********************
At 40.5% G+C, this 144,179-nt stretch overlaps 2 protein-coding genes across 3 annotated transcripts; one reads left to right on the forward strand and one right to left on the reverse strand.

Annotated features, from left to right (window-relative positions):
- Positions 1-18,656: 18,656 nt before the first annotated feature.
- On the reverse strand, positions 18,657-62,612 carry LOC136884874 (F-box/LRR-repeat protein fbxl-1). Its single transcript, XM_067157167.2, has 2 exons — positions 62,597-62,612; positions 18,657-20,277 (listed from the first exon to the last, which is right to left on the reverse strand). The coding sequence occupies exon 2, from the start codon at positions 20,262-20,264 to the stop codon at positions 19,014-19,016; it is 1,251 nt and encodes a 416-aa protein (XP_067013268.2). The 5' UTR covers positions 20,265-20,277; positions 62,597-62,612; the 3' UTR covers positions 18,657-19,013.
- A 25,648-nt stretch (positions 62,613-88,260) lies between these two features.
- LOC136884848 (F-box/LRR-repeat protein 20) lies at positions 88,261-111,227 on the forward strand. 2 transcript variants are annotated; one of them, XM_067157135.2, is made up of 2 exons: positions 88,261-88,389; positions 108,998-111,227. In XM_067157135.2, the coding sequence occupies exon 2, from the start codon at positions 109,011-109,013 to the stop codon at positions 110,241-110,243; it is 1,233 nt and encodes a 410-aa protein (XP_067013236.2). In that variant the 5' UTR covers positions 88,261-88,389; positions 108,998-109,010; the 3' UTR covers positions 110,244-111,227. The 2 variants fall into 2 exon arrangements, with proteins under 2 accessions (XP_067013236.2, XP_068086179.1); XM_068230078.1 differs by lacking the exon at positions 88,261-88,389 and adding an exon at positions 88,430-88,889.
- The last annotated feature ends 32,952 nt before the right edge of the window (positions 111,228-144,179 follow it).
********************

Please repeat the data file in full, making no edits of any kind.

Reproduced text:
At 40.5% G+C, this 144,179-nt stretch overlaps 2 protein-coding genes across 3 annotated transcripts; one reads left to right on the forward strand and one right to left on the reverse strand.

Annotated features, from left to right (window-relative positions):
- Positions 1-18,656: 18,656 nt before the first annotated feature.
- On the reverse strand, positions 18,657-62,612 carry LOC136884874 (F-box/LRR-repeat protein fbxl-1). Its single transcript, XM_067157167.2, has 2 exons — positions 62,597-62,612; positions 18,657-20,277 (listed from the first exon to the last, which is right to left on the reverse strand). The coding sequence occupies exon 2, from the start codon at positions 20,262-20,264 to the stop codon at positions 19,014-19,016; it is 1,251 nt and encodes a 416-aa protein (XP_067013268.2). The 5' UTR covers positions 20,265-20,277; positions 62,597-62,612; the 3' UTR covers positions 18,657-19,013.
- A 25,648-nt stretch (positions 62,613-88,260) lies between these two features.
- LOC136884848 (F-box/LRR-repeat protein 20) lies at positions 88,261-111,227 on the forward strand. 2 transcript variants are annotated; one of them, XM_067157135.2, is made up of 2 exons: positions 88,261-88,389; positions 108,998-111,227. In XM_067157135.2, the coding sequence occupies exon 2, from the start codon at positions 109,011-109,013 to the stop codon at positions 110,241-110,243; it is 1,233 nt and encodes a 410-aa protein (XP_067013236.2). In that variant the 5' UTR covers positions 88,261-88,389; positions 108,998-109,010; the 3' UTR covers positions 110,244-111,227. The 2 variants fall into 2 exon arrangements, with proteins under 2 accessions (XP_067013236.2, XP_068086179.1); XM_068230078.1 differs by lacking the exon at positions 88,261-88,389 and adding an exon at positions 88,430-88,889.
- The last annotated feature ends 32,952 nt before the right edge of the window (positions 111,228-144,179 follow it).